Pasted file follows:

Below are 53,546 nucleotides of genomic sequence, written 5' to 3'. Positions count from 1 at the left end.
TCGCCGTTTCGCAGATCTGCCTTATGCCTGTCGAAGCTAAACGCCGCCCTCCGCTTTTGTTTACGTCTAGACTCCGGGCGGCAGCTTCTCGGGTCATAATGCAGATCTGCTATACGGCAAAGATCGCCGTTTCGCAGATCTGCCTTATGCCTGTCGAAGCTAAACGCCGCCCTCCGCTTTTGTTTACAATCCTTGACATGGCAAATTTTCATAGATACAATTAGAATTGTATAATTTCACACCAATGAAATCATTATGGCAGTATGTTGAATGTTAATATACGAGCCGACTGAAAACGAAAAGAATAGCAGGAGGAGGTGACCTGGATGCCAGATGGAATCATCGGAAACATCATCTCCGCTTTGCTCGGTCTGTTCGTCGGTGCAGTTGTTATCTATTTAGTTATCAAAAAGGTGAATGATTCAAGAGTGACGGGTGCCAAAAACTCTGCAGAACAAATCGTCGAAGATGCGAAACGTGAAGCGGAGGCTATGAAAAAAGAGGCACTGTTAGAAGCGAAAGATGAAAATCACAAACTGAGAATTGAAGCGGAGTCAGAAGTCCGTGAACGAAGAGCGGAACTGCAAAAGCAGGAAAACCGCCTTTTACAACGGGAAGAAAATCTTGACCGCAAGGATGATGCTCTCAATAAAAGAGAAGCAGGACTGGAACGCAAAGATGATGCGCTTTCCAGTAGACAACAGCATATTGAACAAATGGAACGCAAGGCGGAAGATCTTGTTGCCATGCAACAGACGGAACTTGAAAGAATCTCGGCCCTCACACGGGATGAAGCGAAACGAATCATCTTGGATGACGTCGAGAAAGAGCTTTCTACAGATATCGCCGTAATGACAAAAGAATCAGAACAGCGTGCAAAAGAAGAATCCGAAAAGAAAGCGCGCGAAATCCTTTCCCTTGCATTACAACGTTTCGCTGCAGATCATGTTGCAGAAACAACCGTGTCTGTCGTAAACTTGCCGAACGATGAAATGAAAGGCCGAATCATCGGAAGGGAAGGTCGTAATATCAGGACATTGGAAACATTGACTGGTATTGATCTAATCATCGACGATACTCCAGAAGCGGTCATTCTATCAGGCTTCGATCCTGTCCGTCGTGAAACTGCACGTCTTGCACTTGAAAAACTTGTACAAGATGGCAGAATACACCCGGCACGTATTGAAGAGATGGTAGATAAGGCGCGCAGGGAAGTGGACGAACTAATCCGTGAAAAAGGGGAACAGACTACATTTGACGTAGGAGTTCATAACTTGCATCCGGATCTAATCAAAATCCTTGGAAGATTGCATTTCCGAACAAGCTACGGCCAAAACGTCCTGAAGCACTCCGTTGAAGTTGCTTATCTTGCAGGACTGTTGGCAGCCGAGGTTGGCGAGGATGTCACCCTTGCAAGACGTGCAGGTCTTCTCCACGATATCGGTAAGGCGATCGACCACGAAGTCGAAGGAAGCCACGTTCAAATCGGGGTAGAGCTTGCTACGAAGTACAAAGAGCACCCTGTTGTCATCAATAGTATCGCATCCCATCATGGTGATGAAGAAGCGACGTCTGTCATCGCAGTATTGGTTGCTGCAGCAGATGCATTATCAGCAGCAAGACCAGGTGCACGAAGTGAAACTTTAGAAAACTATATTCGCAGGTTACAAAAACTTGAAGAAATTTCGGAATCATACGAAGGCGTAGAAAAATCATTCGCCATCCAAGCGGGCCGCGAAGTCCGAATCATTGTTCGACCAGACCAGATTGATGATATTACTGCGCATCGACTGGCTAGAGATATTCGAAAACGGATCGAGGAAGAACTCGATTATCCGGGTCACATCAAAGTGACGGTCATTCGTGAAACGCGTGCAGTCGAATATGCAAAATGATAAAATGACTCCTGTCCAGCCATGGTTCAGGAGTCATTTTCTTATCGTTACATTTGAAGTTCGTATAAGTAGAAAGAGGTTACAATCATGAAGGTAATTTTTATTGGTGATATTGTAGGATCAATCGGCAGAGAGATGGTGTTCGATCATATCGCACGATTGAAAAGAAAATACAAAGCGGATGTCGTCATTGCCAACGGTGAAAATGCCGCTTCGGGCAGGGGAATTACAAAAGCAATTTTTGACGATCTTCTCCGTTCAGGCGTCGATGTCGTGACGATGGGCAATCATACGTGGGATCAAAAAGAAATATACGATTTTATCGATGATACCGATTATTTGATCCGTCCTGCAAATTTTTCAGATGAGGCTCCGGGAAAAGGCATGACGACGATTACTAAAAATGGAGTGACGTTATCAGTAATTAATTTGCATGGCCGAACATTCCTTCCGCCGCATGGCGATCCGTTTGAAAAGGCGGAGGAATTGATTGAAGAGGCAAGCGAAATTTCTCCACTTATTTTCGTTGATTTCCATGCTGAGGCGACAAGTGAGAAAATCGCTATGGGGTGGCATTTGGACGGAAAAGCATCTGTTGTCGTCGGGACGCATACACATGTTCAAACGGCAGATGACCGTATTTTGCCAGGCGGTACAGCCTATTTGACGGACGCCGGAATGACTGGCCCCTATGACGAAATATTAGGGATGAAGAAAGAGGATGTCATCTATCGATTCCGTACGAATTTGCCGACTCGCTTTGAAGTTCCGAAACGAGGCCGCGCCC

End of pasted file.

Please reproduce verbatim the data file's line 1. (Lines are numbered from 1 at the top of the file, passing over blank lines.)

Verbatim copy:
Below are 53,546 nucleotides of genomic sequence, written 5' to 3'. Positions count from 1 at the left end.